The Plants By Mail FAQ
maintained by Joe Robinson since 1995
founded by Peter Leppik
After almost seven years, it is time to pass the Website/USENET FAQ to the next
keeper of the flame. Write to Faqsite maintainer, Terry Lea, at
email@example.com from now onward, as she is the keeper of the FAQ.
This document is intended to introduce readers to the world of buying plants by
mail order; and also to serve as a central clearinghouse for information about
contacting various mail order plant houses. I don't make claims about being more
informed on this topic than your average Joe; Peter saw the need and compiled the
original file material, and I'm willing to put forth the effort to continue
and maintaining this.
Entries to the FAQ websitelist (http://plantsbymail.net ) include a notation of
time (season, if not month and year) when last change to a list entry was made.
Comments and additions to the FAQ may be made directly directly to Terry at
Note: Sending email to the PBM-FAQ will NOT get you a free catalog. I don't do
catalogs. Lately I've been getting a quite a bit of, "Please send me your Park
catalog" and the like. This is not what the PBM-FAQ's about. It's about ordering
plants by mail, its trials, tribulations and successes.
The version of this FAQ posted to USENET used to include the complete list of
with addresses and gardener comments. This is no longer done: the catalog
outgrew the USENET FAQ. Instead, the catalog lists can be accessed at
http://plantsbymail.net/ . If you don't have WWW access, you can send E-mail to
firstname.lastname@example.org, telling Terry which catalogs you want address information
perhaps she'll send you those particular entries. At last count, over 800
listed on the site.
It seems that one of the most common article titles in rec.gardens is, "How can
XYZZY?" or, "The Plugh company sent me a catalog. Are they any good?" I hope to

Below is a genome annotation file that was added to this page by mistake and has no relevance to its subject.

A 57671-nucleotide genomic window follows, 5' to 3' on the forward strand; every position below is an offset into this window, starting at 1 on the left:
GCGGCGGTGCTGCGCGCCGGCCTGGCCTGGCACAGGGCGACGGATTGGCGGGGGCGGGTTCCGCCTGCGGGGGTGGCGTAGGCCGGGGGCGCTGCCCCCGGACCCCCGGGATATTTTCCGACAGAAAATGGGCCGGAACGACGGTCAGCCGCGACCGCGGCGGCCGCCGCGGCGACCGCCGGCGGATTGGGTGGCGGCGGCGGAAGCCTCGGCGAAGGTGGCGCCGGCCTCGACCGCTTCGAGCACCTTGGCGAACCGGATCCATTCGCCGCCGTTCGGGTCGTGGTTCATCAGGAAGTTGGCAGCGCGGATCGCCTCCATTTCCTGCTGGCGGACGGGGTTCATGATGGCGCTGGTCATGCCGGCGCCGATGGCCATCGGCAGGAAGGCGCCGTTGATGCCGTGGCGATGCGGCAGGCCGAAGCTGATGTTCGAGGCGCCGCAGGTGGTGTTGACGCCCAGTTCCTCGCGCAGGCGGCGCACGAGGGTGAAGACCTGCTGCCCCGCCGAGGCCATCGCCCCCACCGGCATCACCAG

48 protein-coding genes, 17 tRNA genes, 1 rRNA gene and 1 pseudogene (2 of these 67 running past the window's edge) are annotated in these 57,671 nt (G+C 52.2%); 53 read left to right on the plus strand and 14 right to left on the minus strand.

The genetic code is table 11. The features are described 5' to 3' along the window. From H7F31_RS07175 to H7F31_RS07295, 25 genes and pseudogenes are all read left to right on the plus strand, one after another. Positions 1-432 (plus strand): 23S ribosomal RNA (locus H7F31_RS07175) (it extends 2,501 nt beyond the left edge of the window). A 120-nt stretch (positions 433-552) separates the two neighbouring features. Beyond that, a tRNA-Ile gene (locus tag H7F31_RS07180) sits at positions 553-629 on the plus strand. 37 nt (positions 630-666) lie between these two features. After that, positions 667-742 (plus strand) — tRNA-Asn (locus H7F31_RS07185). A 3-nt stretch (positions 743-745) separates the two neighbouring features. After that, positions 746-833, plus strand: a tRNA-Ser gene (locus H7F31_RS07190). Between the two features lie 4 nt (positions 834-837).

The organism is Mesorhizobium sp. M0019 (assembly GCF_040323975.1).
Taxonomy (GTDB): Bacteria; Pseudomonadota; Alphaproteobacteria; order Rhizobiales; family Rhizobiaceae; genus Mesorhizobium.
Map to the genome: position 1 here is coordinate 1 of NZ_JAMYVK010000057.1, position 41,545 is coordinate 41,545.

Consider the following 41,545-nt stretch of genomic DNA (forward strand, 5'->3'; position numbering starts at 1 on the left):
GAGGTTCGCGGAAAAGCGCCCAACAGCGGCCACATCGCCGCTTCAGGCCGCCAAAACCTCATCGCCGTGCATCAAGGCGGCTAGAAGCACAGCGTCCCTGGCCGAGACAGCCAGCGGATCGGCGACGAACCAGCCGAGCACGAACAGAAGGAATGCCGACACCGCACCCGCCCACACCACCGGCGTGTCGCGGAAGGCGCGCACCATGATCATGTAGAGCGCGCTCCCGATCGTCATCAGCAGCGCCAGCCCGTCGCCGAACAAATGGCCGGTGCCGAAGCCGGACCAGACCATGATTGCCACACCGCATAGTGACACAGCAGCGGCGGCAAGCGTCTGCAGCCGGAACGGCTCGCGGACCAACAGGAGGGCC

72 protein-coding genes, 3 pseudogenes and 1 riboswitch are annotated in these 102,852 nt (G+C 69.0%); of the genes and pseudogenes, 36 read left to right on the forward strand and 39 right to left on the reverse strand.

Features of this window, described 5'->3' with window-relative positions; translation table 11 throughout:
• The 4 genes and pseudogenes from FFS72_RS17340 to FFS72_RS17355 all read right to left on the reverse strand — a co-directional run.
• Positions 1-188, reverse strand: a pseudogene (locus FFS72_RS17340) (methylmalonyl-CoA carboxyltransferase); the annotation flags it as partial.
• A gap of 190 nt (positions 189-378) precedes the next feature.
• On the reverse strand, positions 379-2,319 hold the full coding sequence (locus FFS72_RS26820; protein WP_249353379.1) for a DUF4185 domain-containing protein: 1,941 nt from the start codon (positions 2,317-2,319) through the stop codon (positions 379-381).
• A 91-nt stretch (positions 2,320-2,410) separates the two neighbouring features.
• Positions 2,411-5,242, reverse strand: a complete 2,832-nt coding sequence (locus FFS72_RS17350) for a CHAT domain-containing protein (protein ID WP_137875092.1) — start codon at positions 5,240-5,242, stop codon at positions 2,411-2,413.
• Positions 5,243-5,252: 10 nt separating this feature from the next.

to answer some of these questions in a reasonably definitive manner (the first
the second harder), and provide the neophyte with some introduction to buying
My experience in this area has been short, but intense. After finally moving
small condo into a real house (with a YARD and a GARDEN even!) in 1993, one of
projects was to begin widespread replanting of the yard (which was mostly boring
or very ugly hybrid poplars). To do that, I began ordering large numbers of
plants from a number of mail-order houses. Some were good, some were bad, and I
a lot about what to look for and what to avoid.
How To Tell a Good Company from a Bad One
(or: Things To Look For Before Taking the Plunge)
If you are like me, you probably have a dozen or two catalogs from various
fancy, others plain, and you're wondering who to order from and how to tell the
difference between a place that really cares, and a place that is just trying to
some poor, pathetic bits of green stuff on The Gullible Majority. In this
will outline what I think a good mail order company should do, and what you
consider before buying a plant sight-unseen. Keep in mind that this is aimed at
relative neophyte, who needs a little more service than the extremely experienced
gardener....there are plenty of companies which provide good plants, but don't
the level of service than many gardeners need.
What a Good Mail-Order Company Will Do
1. Every perennial in the catalog should have a clearly indicated hardiness
That is, for every perennial (anything you expect to last more than one year)
have indicated which USDA hardiness zones it will survive in. Simple adjectives
"hardy," or "tender," are NOT sufficient. Perhaps I am biased, being a Minnesota
currently living in Illinois, but I have seen too many catalogs which do not include